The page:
Design, pattern and form are hard to define without resorting to notions of design, pattern, or form. We end up appealing to a priori categories such as repetition, proportion, extension, connectedness, and closure.
Forms exist in a space, a set of points or quantities, in which each point and the distance between two points is definable. Patterns are repeatable sequences of sometimes multiply embedded forms. Designs are patterns that are intelligent or interesting.
Our challenge, of course, is to say exactly what we mean by "intelligent" and "interesting". Can we do that without falling back on matters related to human survival and preference?
Intelligence seems to have to do with choice, as is also reflected in the original Latin meaning of the word.
If events in nature at the minutest level are indeterminate, and not rule-based output from a set of definite input parameters, then every change in direction or state involves acquiring one possibility over all others.
Choice need not be deliberate and need not involve agency, so we can appropriately speak of events in nature as "choices".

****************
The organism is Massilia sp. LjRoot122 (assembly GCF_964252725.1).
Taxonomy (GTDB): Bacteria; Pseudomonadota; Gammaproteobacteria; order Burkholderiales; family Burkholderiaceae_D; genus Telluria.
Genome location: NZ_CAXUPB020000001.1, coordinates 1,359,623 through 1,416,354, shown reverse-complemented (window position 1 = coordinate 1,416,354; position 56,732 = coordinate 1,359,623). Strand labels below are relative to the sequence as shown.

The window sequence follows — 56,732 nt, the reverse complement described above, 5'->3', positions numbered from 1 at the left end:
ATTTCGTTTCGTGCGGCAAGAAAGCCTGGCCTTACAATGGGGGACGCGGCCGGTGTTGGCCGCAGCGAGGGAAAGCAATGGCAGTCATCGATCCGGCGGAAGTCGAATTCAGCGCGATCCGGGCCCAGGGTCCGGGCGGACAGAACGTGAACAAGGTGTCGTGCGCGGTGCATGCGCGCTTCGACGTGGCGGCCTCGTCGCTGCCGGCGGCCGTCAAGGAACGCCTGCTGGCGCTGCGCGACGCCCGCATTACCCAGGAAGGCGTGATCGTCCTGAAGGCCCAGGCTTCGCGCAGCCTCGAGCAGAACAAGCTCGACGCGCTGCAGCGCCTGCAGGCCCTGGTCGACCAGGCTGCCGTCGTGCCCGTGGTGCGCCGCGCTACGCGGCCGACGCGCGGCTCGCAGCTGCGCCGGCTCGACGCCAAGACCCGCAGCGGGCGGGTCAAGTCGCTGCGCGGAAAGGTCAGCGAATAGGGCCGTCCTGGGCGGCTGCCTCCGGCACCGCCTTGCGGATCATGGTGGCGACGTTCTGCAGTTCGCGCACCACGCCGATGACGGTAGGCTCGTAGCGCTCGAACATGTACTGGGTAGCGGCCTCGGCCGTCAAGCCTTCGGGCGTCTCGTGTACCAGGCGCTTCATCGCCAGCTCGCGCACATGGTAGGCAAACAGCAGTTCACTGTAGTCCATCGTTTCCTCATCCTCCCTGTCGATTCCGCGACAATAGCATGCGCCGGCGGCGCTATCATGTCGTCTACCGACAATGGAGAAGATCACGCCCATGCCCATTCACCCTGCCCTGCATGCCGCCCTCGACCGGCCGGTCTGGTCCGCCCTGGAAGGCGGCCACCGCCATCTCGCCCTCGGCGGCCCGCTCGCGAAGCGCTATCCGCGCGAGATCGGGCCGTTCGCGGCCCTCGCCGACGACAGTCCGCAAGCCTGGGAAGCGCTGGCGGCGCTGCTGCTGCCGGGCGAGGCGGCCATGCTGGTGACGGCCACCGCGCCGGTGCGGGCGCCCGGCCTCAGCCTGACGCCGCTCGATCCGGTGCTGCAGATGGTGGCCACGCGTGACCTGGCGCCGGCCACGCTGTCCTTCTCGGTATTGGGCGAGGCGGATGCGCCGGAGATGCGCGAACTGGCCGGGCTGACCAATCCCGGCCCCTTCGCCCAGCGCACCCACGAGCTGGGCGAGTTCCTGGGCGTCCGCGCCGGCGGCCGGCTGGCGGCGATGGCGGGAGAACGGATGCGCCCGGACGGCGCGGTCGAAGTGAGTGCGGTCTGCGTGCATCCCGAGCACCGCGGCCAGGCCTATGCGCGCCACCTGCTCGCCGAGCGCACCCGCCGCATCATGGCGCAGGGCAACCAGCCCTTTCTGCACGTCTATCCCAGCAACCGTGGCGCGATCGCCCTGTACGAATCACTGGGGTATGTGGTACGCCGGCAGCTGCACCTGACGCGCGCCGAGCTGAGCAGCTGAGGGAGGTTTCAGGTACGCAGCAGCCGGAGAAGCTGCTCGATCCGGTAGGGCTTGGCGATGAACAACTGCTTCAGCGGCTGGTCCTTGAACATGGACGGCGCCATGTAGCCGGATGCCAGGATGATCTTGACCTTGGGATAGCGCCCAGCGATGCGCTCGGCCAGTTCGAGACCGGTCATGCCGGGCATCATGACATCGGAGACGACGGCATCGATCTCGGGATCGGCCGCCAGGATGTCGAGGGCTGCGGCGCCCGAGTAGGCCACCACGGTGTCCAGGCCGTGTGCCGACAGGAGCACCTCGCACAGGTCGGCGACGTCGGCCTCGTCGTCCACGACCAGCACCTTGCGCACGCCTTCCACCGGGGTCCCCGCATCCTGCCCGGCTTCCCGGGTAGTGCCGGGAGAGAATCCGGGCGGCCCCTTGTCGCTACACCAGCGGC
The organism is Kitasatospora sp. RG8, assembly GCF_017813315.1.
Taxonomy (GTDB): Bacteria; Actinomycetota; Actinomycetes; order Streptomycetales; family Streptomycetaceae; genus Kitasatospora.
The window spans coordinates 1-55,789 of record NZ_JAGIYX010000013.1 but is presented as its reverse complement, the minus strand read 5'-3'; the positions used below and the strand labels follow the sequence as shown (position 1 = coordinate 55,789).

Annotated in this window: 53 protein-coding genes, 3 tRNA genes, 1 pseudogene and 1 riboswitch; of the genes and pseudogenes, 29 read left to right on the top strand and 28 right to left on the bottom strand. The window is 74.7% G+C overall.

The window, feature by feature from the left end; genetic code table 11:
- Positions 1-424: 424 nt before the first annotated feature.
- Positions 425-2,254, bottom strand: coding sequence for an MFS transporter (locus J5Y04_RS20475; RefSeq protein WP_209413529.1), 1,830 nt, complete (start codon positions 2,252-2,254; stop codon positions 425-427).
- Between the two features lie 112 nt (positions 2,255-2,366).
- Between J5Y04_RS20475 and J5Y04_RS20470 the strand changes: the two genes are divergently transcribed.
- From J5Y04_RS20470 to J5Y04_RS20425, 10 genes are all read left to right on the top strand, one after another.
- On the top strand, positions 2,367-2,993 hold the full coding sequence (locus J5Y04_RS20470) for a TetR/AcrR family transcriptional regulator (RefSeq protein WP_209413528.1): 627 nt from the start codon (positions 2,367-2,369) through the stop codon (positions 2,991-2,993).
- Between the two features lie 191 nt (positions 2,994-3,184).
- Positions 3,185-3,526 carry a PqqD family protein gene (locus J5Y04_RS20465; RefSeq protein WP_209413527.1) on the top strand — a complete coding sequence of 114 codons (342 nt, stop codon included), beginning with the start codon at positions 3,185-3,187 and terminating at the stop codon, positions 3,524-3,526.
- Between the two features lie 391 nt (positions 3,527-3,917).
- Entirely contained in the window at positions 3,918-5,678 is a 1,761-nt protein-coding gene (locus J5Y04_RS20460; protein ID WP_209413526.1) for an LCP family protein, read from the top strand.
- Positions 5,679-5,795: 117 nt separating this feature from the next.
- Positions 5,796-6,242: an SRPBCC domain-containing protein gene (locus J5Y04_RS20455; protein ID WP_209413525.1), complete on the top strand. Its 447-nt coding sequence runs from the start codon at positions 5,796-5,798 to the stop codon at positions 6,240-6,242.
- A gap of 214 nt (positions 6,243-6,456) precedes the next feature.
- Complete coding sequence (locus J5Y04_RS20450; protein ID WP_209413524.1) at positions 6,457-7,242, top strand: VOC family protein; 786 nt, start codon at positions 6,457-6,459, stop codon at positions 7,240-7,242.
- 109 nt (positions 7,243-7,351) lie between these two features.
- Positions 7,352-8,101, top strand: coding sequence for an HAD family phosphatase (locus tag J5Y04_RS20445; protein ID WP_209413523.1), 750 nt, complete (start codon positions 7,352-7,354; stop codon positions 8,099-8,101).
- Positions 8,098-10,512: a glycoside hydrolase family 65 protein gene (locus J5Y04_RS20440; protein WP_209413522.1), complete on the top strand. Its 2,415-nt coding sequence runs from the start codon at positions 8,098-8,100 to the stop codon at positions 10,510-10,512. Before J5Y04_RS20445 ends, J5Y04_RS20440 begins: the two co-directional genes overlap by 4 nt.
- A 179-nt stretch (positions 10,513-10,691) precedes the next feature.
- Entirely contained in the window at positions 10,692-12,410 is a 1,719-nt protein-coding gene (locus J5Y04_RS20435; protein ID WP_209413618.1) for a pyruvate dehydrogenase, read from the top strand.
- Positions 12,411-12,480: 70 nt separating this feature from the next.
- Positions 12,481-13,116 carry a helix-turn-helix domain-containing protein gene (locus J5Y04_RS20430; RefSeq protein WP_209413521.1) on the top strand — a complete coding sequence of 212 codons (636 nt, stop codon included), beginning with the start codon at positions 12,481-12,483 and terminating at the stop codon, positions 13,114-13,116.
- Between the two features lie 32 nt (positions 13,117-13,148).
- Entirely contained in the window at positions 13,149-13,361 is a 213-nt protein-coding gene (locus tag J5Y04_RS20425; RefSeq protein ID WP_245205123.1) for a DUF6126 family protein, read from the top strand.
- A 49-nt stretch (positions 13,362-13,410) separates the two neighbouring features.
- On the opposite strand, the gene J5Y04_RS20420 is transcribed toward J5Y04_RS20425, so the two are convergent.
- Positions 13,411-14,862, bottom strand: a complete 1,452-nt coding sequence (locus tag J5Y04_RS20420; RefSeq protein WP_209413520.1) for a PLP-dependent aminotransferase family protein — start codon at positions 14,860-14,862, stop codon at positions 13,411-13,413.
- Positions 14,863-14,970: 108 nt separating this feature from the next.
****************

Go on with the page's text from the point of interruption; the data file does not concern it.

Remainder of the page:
In what sense could such choices be considered intelligent? How could some be more intelligent than others?
When asked the reason for his success in hockey, Gordie Howe supposedly once replied, "It's easy. Most players go where the puck is now. I try to go where it will be."
Mr. Howe makes his skill sound easy and matter-of-fact, and his explanation does not truly apply in a stochastic world, yet he does enjoy superior athletic intelligence.
One aspect of what makes a choice intelligent or interesting is its connection to patterns that are set in a broader scope. Intuitively, the broader the context into which these patterns extend, the cleverer the choice.
The idea of design as patterns with generalized connectedness may make sense intuitively, but what does it mean rigorously? What does it mean for one pattern to connect or integrate with another?
Certainly there are patterns that connect universally, such as the topological properties of a sack that make it useful for carrying smaller items. While a sack is admittedly an excellent design, we would reluctantly call it brilliant.
Some people like to think of certain types of patterns, such as those based on fractals or Fibonacci series, as deeper or more mathematical than others. While mathematical descriptions of such patterns may be more readily at hand, are they for that reason more intelligent or interesting?
Ironically, the contrary may actually be more true. Patterns that touch many other pattern families, but that defy mathematical description, may be the patterns that are rarest and most superb.
Michael Webb, 2002
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